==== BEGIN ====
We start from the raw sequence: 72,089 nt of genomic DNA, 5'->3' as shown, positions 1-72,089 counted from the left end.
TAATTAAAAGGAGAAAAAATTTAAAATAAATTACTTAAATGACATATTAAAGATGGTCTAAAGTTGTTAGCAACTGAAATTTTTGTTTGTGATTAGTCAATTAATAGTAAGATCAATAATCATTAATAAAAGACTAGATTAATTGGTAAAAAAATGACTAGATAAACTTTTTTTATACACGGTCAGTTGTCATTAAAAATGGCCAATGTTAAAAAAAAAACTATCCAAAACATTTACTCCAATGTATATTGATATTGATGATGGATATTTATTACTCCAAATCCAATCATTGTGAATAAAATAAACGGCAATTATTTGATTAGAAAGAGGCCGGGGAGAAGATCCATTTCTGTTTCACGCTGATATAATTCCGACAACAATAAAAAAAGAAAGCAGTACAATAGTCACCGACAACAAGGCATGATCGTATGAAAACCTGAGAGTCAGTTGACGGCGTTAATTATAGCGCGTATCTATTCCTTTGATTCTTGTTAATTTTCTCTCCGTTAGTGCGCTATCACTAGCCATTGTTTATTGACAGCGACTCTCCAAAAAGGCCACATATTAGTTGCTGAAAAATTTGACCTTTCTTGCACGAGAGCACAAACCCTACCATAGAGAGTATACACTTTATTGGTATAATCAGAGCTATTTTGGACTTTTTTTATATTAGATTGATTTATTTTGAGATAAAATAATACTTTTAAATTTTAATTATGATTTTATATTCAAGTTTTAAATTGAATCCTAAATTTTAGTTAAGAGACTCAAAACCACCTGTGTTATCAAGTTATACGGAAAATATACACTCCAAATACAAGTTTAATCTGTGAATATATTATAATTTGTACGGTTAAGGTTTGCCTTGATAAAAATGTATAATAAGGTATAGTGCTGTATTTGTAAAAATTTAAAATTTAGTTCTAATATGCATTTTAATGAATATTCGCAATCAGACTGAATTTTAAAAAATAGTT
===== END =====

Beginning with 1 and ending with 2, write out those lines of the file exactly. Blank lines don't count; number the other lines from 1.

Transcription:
We start from the raw sequence: 72,089 nt of genomic DNA, 5'->3' as shown, positions 1-72,089 counted from the left end.
TAATTAAAAGGAGAAAAAATTTAAAATAAATTACTTAAATGACATATTAAAGATGGTCTAAAGTTGTTAGCAACTGAAATTTTTGTTTGTGATTAGTCAATTAATAGTAAGATCAATAATCATTAATAAAAGACTAGATTAATTGGTAAAAAAATGACTAGATAAACTTTTTTTATACACGGTCAGTTGTCATTAAAAATGGCCAATGTTAAAAAAAAAACTATCCAAAACATTTACTCCAATGTATATTGATATTGATGATGGATATTTATTACTCCAAATCCAATCATTGTGAATAAAATAAACGGCAATTATTTGATTAGAAAGAGGCCGGGGAGAAGATCCATTTCTGTTTCACGCTGATATAATTCCGACAACAATAAAAAAAGAAAGCAGTACAATAGTCACCGACAACAAGGCATGATCGTATGAAAACCTGAGAGTCAGTTGACGGCGTTAATTATAGCGCGTATCTATTCCTTTGATTCTTGTTAATTTTCTCTCCGTTAGTGCGCTATCACTAGCCATTGTTTATTGACAGCGACTCTCCAAAAAGGCCACATATTAGTTGCTGAAAAATTTGACCTTTCTTGCACGAGAGCACAAACCCTACCATAGAGAGTATACACTTTATTGGTATAATCAGAGCTATTTTGGACTTTTTTTATATTAGATTGATTTATTTTGAGATAAAATAATACTTTTAAATTTTAATTATGATTTTATATTCAAGTTTTAAATTGAATCCTAAATTTTAGTTAAGAGACTCAAAACCACCTGTGTTATCAAGTTATACGGAAAATATACACTCCAAATACAAGTTTAATCTGTGAATATATTATAATTTGTACGGTTAAGGTTTGCCTTGATAAAAATGTATAATAAGGTATAGTGCTGTATTTGTAAAAATTTAAAATTTAGTTCTAATATGCATTTTAATGAATATTCGCAATCAGACTGAATTTTAAAAAATAGTT